Alternative sub-cultures are not one of the 5 nationally monitored strands of hate crime but that doesn't mean such crimes don't exist. We know that some victims have been attacked because of how they live their life and tragically, this violence has sometimes been severe and even fatal in the most extreme attacks. We all have a right to live our life free from targeted abuse.
Some forces, such as Greater Manchester Police formally record such crimes as a distinct category and they define alternative sub-cultures as:
- "Alternative sub-culture means a discernible group that is characterised by a strong sense of collective identity and a set of group-specific values and tastes that typically centre on distinctive style/clothing, make-up, body art and music preferences.
- Those involved usually stand out in the sense that their distinctiveness is discernible both to fellow participants and to those outside the group. Groups that typically place themselves under the umbrella of ‘alternative’ include goths, emos, punks, metallers and some variants of hippie and dance culture (although this list is not exhaustive)."
Other forces may not record crimes separately but they would still take such crimes seriously. Victims do not need to worry about how the police will record a crime - Just tell us what happened and we'll record it and respond accordingly.
No one should suffer in silence and you have a right to live in peace and safety. Victims should report crimes below or they can get advice from our partners at the The Sophie Lancaster Foundation
The Sophie Lancaster Foundation was set up by Sylvia Lancaster after the brutal murder of her daughter, Sophie, in August 2007. Sophie and her partner Robert were Goths (although they would not have necessarily defined themselves in this way) and were attacked one evening by a gang of 5 boys in a Lancashire park.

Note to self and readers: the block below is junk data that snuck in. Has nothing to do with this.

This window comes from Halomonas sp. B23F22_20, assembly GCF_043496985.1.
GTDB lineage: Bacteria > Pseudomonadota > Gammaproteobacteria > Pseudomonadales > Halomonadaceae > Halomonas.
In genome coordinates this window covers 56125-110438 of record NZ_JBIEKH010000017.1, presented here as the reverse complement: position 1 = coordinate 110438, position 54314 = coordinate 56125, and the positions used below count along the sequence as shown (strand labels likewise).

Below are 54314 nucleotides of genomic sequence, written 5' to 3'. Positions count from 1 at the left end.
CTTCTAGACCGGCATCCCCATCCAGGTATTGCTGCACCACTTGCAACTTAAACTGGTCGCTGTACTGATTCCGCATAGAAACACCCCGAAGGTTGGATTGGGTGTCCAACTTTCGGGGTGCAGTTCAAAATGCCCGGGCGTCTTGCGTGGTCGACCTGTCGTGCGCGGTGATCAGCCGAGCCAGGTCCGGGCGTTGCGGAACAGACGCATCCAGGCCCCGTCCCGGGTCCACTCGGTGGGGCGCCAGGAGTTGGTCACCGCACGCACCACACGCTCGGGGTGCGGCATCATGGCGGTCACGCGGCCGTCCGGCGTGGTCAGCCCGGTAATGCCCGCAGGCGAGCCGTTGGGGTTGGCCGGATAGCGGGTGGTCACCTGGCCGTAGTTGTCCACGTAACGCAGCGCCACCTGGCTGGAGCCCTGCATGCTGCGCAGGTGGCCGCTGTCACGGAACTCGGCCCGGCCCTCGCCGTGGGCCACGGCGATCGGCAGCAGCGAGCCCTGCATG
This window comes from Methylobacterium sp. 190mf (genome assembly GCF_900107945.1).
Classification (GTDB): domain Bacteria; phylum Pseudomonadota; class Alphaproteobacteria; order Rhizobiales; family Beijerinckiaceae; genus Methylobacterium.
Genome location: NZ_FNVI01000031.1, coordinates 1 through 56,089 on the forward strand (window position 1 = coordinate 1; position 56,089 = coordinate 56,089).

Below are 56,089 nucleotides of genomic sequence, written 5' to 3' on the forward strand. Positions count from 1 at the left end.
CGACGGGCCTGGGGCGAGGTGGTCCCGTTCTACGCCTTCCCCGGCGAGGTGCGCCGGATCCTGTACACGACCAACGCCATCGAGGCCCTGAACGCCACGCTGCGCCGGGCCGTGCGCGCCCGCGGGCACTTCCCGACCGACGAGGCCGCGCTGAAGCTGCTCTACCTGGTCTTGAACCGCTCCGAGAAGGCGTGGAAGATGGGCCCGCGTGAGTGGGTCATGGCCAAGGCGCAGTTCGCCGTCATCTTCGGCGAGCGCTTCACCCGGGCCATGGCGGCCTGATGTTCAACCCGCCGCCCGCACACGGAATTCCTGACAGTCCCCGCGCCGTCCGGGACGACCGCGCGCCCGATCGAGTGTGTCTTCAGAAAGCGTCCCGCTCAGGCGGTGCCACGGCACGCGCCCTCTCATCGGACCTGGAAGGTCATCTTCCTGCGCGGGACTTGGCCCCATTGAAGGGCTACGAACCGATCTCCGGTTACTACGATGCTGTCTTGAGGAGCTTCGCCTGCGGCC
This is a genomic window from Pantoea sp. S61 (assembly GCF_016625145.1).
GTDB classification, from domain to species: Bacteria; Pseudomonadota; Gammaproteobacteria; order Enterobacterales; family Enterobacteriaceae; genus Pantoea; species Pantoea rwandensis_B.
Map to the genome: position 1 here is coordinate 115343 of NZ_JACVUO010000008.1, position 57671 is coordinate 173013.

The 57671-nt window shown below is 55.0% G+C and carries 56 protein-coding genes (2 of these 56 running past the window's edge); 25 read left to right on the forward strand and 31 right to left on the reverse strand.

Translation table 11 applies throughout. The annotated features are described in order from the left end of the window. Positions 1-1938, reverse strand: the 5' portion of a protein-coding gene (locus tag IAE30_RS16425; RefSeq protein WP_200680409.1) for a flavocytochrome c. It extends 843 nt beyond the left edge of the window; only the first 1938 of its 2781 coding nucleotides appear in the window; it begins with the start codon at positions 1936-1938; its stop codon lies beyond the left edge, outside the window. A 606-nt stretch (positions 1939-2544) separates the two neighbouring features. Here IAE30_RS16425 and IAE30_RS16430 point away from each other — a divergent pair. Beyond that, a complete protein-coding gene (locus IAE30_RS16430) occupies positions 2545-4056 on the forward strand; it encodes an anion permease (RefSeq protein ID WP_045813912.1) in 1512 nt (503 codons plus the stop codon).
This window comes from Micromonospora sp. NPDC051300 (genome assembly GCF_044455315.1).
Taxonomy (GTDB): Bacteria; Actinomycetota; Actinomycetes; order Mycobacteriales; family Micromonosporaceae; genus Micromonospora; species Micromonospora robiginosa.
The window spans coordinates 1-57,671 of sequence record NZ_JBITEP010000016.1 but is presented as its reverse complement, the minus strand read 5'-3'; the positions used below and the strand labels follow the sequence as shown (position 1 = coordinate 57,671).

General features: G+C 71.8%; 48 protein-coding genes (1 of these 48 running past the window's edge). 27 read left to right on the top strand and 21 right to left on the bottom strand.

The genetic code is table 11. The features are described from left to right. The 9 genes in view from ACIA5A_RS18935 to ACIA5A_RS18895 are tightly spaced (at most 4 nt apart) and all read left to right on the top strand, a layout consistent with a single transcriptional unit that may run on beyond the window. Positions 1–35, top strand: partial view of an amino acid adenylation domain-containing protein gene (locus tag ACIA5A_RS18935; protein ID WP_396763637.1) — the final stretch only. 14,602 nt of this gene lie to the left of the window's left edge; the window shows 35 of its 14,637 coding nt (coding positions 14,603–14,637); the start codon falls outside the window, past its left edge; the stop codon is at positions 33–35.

Sophie’s injuries were so severe that she died thirteen days after the unprovoked attack. The only motivation for the brutal assault was that Sophie and her boyfriend looked different. Sophie was only 20 years old when she died.
Judge Anthony Russell QC, who presided over Sophie’s murder trial, recognised the attack as a hate crime, “equal to all other strands of hate”. He said to her murderers "I am satisfied that the only reason for this wholly unprovoked attack, was that Robert Maltby and Sophie Lancaster were singled out for their appearance alone because they looked and dressed differently from you and your friends.” Following the murder trial, The Foundation was set up as a lasting legacy to Sophie.
The Foundation works with the justice system to highlight the extent that people from alternative sub-cultures experience hate crime. Following the Foundation’s training and lobbying on the issue, 18 police forces in England and Wales now monitor hate crime against people from alternative sub-cultures.
Key to the Foundation’s mission is its educational work to help people develop a greater understanding and acceptance of difference and build safer communities for us all. The Foundation delivers training nationally and internationally and has developed the SOPHIE educational resource for use in schools. The resource combats prejudice and intolerance by increasing awareness and understanding of difference and diversity and supporting the development of empathy and critical thinking.
The Sophie Lancaster Foundation can also provide training for professionals in, education, local authorities and organisations looking to help reduce the harm caused by hate.
Here is a clip from one of the videos used in training and education programmes.